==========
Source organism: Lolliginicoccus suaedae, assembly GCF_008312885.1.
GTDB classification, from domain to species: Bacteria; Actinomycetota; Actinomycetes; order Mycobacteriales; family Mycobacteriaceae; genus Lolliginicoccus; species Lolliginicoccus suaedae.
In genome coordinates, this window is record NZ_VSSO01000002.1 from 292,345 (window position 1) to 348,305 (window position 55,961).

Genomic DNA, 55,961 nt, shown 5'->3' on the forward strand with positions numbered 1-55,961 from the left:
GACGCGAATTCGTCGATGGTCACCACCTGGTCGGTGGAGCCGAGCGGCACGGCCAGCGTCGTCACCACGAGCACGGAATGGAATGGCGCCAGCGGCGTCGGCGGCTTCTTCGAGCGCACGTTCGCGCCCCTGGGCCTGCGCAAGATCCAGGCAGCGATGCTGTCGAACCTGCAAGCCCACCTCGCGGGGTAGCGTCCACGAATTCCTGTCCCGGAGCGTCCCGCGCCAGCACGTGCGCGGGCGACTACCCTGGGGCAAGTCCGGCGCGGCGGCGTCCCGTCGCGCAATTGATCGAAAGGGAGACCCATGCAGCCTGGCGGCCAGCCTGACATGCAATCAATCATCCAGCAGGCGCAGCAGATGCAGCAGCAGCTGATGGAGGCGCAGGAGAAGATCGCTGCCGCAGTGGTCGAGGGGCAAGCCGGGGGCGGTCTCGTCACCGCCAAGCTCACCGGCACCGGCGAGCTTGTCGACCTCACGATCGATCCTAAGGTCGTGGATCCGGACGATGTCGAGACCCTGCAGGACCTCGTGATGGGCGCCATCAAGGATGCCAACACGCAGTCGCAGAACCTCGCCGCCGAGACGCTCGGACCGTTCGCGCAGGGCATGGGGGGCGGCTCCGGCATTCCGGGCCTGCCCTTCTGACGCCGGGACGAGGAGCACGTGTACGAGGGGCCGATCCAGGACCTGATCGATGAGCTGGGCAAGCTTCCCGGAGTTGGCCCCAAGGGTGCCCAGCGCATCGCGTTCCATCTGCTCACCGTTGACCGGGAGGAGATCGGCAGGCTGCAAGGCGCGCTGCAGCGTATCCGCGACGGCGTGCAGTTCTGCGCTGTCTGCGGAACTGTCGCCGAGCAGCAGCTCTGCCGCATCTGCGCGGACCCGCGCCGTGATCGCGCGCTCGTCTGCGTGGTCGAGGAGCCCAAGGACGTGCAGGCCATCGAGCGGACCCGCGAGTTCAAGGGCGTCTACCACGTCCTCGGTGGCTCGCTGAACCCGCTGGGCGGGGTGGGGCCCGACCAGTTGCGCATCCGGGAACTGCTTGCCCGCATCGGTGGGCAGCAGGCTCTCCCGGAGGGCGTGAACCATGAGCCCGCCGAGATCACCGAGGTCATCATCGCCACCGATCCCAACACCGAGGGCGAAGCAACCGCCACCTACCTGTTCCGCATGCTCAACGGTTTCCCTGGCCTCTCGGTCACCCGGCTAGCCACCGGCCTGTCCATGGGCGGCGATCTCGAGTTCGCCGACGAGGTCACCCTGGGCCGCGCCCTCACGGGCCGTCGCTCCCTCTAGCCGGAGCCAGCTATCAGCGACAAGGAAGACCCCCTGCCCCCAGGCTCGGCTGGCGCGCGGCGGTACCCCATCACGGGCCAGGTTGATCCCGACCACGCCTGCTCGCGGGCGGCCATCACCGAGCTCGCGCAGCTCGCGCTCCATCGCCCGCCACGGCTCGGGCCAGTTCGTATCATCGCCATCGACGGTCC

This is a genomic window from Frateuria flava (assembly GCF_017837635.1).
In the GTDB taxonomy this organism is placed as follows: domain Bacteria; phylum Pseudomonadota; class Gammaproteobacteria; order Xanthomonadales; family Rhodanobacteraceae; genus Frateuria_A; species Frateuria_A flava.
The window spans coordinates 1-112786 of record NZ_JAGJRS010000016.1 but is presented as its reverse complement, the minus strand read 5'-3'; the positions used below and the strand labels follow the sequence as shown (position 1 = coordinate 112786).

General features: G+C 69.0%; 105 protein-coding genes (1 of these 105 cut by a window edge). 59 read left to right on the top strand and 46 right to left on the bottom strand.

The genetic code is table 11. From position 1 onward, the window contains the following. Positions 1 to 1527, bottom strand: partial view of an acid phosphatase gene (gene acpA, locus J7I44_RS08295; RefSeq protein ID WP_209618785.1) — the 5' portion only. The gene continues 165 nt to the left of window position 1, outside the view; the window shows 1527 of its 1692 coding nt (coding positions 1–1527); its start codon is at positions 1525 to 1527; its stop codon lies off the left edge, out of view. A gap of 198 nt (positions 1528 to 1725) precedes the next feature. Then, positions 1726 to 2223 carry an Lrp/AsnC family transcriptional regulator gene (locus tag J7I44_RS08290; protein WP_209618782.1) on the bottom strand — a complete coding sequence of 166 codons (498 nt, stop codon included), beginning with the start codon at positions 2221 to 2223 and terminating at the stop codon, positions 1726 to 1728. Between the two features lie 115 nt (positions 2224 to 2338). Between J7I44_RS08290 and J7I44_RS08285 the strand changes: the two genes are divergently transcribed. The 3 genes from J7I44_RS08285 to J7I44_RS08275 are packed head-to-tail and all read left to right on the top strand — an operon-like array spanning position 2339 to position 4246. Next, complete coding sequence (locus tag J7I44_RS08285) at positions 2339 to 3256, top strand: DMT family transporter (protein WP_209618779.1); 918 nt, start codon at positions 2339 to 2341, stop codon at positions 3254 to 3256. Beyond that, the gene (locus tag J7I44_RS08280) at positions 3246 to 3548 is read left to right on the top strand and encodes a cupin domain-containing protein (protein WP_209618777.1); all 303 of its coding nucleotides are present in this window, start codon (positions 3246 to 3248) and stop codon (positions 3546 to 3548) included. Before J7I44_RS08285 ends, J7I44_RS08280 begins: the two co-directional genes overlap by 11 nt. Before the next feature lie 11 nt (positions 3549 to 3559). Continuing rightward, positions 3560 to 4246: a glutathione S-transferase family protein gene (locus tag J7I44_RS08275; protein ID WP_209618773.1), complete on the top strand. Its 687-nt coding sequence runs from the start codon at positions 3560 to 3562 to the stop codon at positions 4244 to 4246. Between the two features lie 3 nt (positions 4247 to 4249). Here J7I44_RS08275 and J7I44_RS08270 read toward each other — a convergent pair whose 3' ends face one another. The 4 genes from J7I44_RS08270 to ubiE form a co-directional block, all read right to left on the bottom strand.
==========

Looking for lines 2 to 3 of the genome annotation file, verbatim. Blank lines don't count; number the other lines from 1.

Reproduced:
GTDB classification, from domain to species: Bacteria; Actinomycetota; Actinomycetes; order Mycobacteriales; family Mycobacteriaceae; genus Lolliginicoccus; species Lolliginicoccus suaedae.
In genome coordinates, this window is record NZ_VSSO01000002.1 from 292,345 (window position 1) to 348,305 (window position 55,961).